The much-anticipated consultant’s report recommending ways Galveston might make the Broadway corridor look better seems to have raised more questions about that long-running effort than it answered.
Some of that’s to be expected. Members of the Broadway Ad Hoc Committee, which got a look at the consultant’s work Wednesday, had taken on a daunting task.
Anybody who thought it was going to be easy to reverse an aesthetic decline happening over several decades and involving a whole lot of privately owned property was engaged in wishful thinking.
Some of the questions at hand today, however, seem to fall outside of the reasonably expected.
One of those questions is whether the committee, and ultimately the taxpayers, got what they had asked for and paid more than $100,000 for and whether they got anything that can actually be used to do some good.
There was a range of opinions about that Tuesday after Design Workshop, the firm hired to study and make recommendations about beautifying Broadway, presented the results of its six-month project.
It was a pretty narrow range, however.
Some committee members seemed completely disappointed with the plan and some said it needed much more work. None that we heard said the result was exactly what they had hoped to get.
If there was a consensus, it seems to be that, at best, the plan is far from complete, which means it won’t be presented to the city council for consideration this month.
“We’re going to call a time out,” committee Chairwoman Betty Massey said. “We obviously have a long way to go.”
District 5 Councilwoman Terrilyn Tarlton-Shannon said six more months were needed to develop the plan.
“We’re right back where we started,” Tarlton-Shannon said. “If we’re supposed to vote for this in two weeks, I don’t see we’re anywhere close in doing that.”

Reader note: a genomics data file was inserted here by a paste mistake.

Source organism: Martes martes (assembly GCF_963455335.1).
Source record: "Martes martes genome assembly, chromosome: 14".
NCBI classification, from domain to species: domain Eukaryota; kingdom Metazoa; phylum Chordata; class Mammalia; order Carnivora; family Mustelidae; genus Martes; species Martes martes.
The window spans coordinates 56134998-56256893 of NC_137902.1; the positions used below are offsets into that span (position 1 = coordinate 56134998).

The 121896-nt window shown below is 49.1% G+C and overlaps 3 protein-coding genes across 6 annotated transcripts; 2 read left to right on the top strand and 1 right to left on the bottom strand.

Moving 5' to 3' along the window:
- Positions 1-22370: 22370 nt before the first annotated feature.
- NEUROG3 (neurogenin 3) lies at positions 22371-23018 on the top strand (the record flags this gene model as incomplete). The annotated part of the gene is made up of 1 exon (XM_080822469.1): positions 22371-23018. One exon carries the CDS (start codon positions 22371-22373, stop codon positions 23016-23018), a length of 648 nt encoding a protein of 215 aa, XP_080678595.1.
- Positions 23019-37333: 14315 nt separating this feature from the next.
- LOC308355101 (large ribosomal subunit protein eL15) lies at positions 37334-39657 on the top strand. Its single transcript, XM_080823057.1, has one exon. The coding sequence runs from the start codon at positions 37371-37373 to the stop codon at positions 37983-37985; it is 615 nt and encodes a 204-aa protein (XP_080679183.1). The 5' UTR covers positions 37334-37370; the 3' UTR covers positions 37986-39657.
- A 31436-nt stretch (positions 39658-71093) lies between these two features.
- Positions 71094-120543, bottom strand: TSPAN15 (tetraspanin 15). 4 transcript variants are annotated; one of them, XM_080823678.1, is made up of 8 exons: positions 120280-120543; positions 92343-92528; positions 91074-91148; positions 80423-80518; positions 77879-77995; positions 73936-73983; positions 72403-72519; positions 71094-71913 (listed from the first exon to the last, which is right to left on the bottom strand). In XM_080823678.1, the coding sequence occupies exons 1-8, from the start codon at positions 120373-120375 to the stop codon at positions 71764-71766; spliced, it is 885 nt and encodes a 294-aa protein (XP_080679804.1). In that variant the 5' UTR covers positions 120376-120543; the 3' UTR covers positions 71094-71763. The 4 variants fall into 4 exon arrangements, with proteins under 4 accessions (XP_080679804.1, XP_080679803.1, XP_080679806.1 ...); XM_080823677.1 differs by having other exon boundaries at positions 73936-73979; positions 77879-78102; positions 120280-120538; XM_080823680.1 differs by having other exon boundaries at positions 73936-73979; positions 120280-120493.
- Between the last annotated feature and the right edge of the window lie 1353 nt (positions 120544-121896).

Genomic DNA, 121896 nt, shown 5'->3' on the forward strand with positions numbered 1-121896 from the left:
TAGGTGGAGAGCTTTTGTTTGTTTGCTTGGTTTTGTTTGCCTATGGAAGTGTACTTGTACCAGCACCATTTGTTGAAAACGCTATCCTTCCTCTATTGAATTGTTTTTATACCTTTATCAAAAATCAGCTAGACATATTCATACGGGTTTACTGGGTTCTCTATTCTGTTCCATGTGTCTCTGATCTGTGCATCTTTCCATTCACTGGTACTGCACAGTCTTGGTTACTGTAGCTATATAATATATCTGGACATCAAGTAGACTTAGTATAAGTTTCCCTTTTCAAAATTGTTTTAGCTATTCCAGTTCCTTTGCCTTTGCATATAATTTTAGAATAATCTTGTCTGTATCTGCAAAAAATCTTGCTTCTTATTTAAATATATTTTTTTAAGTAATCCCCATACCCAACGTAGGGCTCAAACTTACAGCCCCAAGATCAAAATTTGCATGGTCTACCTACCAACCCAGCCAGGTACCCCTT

Back in February, we argued the city shouldn’t spend a considerable amount of public money hiring a consultant to look again at a problem that has vexed islanders for as many as 40 years.
We argued then that what Galveston needed more than another study was commitment from individual owners along Broadway to improve and beautify their property and ways to incentivize that commitment by providing material and financial assistance when possible.
That financial investment likely would be cheaper and yield more immediate and visible returns than another study.
We were skeptical about what another study might accomplish other than spending money for consultants to create findings and recommendations that would join forgotten findings and recommendations on dusty shelves somewhere at city hall.
We’re doubly concerned about that now and urge city leaders not to spend any more money on this project until the committee and the community have had a chance to dig into the details.
Likewise, don’t park it on a shelf.
The consultants Wednesday spent a lot of time talking about a grand vision for the Broadway esplanades, which was puzzling and, we argue, off-putting to a lot of people.
The esplanades aren’t the problem, so spending years and heaps of money on them won’t do any good. We’d have then what’s there now — a grand esplanade flanked, in places, by ugly.
That aspect of the plan stole the show, but there’s much more in the recommendations. Now’s the time for careful assessment and reflection about what’s in the details.
• Michael A. Smith